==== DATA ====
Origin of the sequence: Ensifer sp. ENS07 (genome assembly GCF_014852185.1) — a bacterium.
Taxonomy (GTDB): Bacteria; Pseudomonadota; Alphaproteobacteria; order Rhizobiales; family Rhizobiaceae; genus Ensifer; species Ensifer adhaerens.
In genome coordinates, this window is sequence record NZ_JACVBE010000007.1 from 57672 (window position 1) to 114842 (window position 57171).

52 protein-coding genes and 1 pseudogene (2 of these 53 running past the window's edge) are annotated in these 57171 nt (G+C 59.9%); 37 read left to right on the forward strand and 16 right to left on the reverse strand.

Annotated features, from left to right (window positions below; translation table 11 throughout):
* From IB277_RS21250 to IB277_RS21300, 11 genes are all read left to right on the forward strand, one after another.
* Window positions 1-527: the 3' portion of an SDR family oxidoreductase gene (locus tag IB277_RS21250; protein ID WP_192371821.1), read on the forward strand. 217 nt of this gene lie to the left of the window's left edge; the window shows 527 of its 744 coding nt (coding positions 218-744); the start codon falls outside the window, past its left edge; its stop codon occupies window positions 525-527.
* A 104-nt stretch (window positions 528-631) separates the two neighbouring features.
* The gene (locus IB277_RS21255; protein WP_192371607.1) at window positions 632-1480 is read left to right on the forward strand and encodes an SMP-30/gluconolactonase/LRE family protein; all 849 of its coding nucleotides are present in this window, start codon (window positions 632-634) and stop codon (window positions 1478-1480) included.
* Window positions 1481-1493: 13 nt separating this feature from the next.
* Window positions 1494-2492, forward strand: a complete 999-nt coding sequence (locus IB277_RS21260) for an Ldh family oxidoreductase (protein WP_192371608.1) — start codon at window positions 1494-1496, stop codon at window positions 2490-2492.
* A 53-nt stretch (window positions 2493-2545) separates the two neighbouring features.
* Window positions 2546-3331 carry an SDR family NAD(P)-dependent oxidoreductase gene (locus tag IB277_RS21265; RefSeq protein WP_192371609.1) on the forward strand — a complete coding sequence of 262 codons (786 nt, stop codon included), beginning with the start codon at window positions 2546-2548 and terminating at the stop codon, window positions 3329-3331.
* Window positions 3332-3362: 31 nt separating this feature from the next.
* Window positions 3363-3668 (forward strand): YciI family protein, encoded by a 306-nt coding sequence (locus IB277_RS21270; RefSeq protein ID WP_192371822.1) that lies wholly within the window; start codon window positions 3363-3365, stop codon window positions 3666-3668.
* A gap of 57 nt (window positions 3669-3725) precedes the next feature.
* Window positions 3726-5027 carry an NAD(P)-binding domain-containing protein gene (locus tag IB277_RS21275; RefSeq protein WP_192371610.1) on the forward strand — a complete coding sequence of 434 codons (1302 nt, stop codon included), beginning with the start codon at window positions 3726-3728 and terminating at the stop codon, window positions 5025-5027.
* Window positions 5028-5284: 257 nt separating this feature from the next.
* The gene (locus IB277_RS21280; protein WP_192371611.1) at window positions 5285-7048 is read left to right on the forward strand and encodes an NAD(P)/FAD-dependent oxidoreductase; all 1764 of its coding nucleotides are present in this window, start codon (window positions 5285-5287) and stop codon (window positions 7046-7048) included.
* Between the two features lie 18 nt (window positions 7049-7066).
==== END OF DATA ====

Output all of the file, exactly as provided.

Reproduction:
Origin of the sequence: Ensifer sp. ENS07 (genome assembly GCF_014852185.1) — a bacterium.
Taxonomy (GTDB): Bacteria; Pseudomonadota; Alphaproteobacteria; order Rhizobiales; family Rhizobiaceae; genus Ensifer; species Ensifer adhaerens.
In genome coordinates, this window is sequence record NZ_JACVBE010000007.1 from 57672 (window position 1) to 114842 (window position 57171).

52 protein-coding genes and 1 pseudogene (2 of these 53 running past the window's edge) are annotated in these 57171 nt (G+C 59.9%); 37 read left to right on the forward strand and 16 right to left on the reverse strand.

Annotated features, from left to right (window positions below; translation table 11 throughout):
* From IB277_RS21250 to IB277_RS21300, 11 genes are all read left to right on the forward strand, one after another.
* Window positions 1-527: the 3' portion of an SDR family oxidoreductase gene (locus tag IB277_RS21250; protein ID WP_192371821.1), read on the forward strand. 217 nt of this gene lie to the left of the window's left edge; the window shows 527 of its 744 coding nt (coding positions 218-744); the start codon falls outside the window, past its left edge; its stop codon occupies window positions 525-527.
* A 104-nt stretch (window positions 528-631) separates the two neighbouring features.
* The gene (locus IB277_RS21255; protein WP_192371607.1) at window positions 632-1480 is read left to right on the forward strand and encodes an SMP-30/gluconolactonase/LRE family protein; all 849 of its coding nucleotides are present in this window, start codon (window positions 632-634) and stop codon (window positions 1478-1480) included.
* Window positions 1481-1493: 13 nt separating this feature from the next.
* Window positions 1494-2492, forward strand: a complete 999-nt coding sequence (locus IB277_RS21260) for an Ldh family oxidoreductase (protein WP_192371608.1) — start codon at window positions 1494-1496, stop codon at window positions 2490-2492.
* A 53-nt stretch (window positions 2493-2545) separates the two neighbouring features.
* Window positions 2546-3331 carry an SDR family NAD(P)-dependent oxidoreductase gene (locus tag IB277_RS21265; RefSeq protein WP_192371609.1) on the forward strand — a complete coding sequence of 262 codons (786 nt, stop codon included), beginning with the start codon at window positions 2546-2548 and terminating at the stop codon, window positions 3329-3331.
* Window positions 3332-3362: 31 nt separating this feature from the next.
* Window positions 3363-3668 (forward strand): YciI family protein, encoded by a 306-nt coding sequence (locus IB277_RS21270; RefSeq protein ID WP_192371822.1) that lies wholly within the window; start codon window positions 3363-3365, stop codon window positions 3666-3668.
* A gap of 57 nt (window positions 3669-3725) precedes the next feature.
* Window positions 3726-5027 carry an NAD(P)-binding domain-containing protein gene (locus tag IB277_RS21275; RefSeq protein WP_192371610.1) on the forward strand — a complete coding sequence of 434 codons (1302 nt, stop codon included), beginning with the start codon at window positions 3726-3728 and terminating at the stop codon, window positions 5025-5027.
* Window positions 5028-5284: 257 nt separating this feature from the next.
* The gene (locus IB277_RS21280; protein WP_192371611.1) at window positions 5285-7048 is read left to right on the forward strand and encodes an NAD(P)/FAD-dependent oxidoreductase; all 1764 of its coding nucleotides are present in this window, start codon (window positions 5285-5287) and stop codon (window positions 7046-7048) included.
* Between the two features lie 18 nt (window positions 7049-7066).